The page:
October 2, 2022

Housing Starts Rose 14% in June

The pace of new construction of private homes in the United States last month was the highest since January, according to government figures released on Tuesday, but economists warned that the sector had still not stabilized for a full recovery.

Builders broke ground at a seasonally adjusted annual rate of 629,000 units in June, a rise of more than 14 percent compared with the previous month and a rate that was 16.7 percent higher than June 2010, the Department of Commerce reported.

It was the highest since January, when construction starts came in at a 636,000-unit annual rate.

The numbers are used as an indicator of future economic activity because of their implications for consumer spending, hiring, housing inventory, prices and other factors.

But the data is also volatile, subject to seasonal and other influences. A report on the statistics from Capital Economics economists said that the June survey reflected the wake of severe weather in the previous months.

Last month’s increase “is not the start of a significant and sustained surge in homebuilding,” the report said. “Instead, it reflects a rebound in activity after the unusually severe tornados and floods depressed starts in both April and May.”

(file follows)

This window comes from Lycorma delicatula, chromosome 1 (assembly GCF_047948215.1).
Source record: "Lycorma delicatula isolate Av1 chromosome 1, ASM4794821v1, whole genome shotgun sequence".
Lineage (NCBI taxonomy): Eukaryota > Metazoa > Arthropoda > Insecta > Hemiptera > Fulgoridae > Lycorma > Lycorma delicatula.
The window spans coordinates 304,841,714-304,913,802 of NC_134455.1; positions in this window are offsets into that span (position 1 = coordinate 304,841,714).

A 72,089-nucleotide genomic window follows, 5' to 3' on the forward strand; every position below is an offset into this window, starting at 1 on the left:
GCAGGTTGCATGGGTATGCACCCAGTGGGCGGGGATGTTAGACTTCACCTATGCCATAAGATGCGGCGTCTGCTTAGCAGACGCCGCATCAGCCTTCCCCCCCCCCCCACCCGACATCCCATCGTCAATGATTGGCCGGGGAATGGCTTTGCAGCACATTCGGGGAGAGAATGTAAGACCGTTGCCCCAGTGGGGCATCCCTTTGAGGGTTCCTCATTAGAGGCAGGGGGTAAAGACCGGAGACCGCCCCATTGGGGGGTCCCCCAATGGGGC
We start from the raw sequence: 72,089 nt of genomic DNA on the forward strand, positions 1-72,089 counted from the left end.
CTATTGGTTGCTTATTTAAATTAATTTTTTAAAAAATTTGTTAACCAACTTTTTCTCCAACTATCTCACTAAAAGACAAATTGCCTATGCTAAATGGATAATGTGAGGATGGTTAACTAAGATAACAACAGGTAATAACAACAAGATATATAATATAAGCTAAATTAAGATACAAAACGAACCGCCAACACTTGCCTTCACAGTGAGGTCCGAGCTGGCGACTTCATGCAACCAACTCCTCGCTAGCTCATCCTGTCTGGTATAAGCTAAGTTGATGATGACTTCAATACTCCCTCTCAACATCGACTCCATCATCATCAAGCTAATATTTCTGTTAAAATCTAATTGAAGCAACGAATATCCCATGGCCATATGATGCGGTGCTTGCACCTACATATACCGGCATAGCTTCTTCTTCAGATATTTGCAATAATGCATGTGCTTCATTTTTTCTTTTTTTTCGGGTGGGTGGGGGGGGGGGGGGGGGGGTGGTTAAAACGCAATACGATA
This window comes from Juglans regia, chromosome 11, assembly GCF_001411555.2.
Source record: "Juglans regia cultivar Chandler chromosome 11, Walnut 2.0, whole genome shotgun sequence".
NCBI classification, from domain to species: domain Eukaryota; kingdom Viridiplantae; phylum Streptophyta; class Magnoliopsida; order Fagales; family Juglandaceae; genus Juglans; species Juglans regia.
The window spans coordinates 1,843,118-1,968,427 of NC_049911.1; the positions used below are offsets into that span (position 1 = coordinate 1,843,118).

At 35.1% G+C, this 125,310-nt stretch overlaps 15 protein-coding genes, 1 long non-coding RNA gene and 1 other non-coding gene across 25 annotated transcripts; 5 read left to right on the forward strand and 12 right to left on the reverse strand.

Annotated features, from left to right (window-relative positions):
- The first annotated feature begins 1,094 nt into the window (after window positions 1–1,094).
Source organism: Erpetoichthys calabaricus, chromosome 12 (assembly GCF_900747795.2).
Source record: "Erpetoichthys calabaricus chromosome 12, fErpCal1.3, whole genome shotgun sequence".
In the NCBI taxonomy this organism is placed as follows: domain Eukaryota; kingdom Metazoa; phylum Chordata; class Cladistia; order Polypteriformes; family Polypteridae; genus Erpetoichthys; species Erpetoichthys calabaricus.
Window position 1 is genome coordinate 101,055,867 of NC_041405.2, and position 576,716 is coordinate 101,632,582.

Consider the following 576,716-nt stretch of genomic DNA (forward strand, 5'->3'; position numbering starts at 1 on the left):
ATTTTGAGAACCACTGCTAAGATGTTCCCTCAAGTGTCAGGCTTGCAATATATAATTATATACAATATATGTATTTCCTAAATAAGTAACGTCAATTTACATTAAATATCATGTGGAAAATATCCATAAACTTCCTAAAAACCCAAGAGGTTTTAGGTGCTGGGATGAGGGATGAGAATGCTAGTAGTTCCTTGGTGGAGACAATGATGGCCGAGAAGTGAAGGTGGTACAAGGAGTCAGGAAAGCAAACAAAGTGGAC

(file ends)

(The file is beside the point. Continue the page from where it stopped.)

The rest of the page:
The rate for construction starts on single-family homes was 453,000 in June, up 9.3 percent from May, while the rate for buildings with five units or more was 170,000, up 31.8 percent, the report said.

The report also said that permits for new construction, an indicator of future activity, rose by 2.5 percent from May to a seasonally adjusted rate of 624,000 in June. It was up 6.7 percent compared with June 2010.

Within that category, permits for multifamily units rose 6.9 percent to a 217,000 annual rate, the highest level since October 2008. The category was up in the South, West and Midwest, but down in the Northeast.

“For once in a long time, there was some good news in this report,” said Patrick Newport, an economist at IHS Global Insight. “The market for multifamily homes is coming back to life — very slowly — but the foundations are in place.

“But this is partly because the single-family market is falling so badly people are inclined to rent,” he added.

The survey also showed that completion of new homes took place at a rate of 535,000, which was 1.7 percent higher than in May. With a glut of new homes already on the market, adding to the inventory would tend to dampen prices, economists said.

“The addition of new supply to the housing market isn’t really constructive insofar as housing prices are concerned, but any uptick in new-home construction should offer some relief on the employment front,” said Kevin H. Giddis, the executive managing director and president for fixed-income capital markets at Morgan Keegan Company, in a research note.

Article source: http://feeds.nytimes.com/click.phdo?i=7b565f763024c0184658cf8fcd221bd5

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